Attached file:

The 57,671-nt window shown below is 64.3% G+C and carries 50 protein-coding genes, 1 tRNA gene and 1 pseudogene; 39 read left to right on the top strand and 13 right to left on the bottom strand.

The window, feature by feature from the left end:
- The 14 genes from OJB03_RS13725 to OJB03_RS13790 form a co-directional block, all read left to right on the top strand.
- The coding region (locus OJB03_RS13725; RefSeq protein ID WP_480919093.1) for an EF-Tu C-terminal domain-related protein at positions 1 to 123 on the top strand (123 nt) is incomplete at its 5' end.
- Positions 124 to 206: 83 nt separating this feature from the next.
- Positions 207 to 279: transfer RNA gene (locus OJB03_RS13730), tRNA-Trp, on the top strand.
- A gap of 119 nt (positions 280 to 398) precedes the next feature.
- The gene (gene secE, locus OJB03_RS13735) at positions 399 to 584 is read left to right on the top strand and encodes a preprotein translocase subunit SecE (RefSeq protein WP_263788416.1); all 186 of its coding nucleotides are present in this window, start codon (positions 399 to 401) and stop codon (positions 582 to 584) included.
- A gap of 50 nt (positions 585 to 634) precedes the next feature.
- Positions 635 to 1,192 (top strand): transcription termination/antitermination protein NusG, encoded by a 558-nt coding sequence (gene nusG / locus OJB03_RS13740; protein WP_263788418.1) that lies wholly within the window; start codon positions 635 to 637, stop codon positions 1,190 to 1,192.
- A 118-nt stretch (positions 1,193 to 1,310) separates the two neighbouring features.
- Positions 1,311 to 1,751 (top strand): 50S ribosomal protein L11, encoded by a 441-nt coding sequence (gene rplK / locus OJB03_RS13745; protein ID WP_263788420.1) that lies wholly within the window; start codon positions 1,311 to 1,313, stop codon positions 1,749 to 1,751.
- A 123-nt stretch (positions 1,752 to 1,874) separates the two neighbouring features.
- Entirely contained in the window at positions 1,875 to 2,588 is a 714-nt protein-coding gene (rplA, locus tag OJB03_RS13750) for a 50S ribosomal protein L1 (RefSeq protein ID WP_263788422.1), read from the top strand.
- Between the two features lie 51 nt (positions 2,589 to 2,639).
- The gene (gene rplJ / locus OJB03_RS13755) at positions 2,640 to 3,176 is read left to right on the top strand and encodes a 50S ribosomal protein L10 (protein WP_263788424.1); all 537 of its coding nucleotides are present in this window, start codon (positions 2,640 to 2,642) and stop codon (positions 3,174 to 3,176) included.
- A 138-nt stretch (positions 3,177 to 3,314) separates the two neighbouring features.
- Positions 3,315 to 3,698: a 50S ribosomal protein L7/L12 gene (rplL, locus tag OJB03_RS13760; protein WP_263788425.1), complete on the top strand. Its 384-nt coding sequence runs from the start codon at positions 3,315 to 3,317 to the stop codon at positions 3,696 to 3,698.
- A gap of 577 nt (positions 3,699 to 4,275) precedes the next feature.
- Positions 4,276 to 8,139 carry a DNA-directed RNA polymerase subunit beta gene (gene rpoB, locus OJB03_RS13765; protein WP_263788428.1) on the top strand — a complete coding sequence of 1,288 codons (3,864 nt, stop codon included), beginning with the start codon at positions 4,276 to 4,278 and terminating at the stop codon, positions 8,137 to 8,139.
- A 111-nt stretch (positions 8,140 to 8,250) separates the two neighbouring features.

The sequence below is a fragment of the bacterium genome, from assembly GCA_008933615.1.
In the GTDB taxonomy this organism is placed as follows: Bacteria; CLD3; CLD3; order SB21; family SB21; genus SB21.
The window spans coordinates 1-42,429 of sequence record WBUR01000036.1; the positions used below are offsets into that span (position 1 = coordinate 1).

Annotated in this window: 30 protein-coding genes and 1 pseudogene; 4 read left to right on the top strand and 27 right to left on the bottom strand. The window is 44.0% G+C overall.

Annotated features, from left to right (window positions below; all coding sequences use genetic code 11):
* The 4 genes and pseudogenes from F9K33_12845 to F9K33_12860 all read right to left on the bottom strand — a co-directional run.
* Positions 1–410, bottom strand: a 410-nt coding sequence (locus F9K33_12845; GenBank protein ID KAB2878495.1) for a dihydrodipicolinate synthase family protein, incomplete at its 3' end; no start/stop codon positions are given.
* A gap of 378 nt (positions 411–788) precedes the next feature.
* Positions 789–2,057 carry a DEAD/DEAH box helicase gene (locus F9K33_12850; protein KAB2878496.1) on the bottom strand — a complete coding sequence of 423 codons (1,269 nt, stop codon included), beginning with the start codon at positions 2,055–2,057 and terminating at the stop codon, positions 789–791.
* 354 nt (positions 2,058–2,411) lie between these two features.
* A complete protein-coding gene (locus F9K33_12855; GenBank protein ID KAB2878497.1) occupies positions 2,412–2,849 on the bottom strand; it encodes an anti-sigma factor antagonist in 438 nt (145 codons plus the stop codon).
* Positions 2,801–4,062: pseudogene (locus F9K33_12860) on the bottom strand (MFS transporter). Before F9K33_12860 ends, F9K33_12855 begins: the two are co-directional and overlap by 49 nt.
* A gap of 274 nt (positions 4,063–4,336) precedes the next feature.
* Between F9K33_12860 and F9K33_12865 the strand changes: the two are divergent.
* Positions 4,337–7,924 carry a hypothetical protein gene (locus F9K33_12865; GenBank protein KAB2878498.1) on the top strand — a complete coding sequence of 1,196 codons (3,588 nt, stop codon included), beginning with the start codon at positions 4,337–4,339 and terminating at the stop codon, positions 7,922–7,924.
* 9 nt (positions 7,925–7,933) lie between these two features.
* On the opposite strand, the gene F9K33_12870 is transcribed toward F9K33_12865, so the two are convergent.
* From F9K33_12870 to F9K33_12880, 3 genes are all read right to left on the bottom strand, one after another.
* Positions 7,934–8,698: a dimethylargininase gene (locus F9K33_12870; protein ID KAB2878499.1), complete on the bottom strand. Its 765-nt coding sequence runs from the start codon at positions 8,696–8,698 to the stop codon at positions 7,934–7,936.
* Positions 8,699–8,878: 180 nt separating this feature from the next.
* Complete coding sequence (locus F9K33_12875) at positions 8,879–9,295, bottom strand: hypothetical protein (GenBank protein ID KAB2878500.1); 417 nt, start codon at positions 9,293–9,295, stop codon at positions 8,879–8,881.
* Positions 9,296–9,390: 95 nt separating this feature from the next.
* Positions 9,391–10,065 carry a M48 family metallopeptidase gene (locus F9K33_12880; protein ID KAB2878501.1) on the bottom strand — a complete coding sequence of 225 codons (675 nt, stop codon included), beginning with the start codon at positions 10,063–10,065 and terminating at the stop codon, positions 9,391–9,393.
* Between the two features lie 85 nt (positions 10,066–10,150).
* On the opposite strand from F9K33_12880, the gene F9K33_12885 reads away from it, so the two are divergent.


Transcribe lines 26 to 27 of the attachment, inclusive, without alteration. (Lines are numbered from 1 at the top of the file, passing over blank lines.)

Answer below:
Annotated features, from left to right (window positions below; all coding sequences use genetic code 11):
* The 4 genes and pseudogenes from F9K33_12845 to F9K33_12860 all read right to left on the bottom strand — a co-directional run.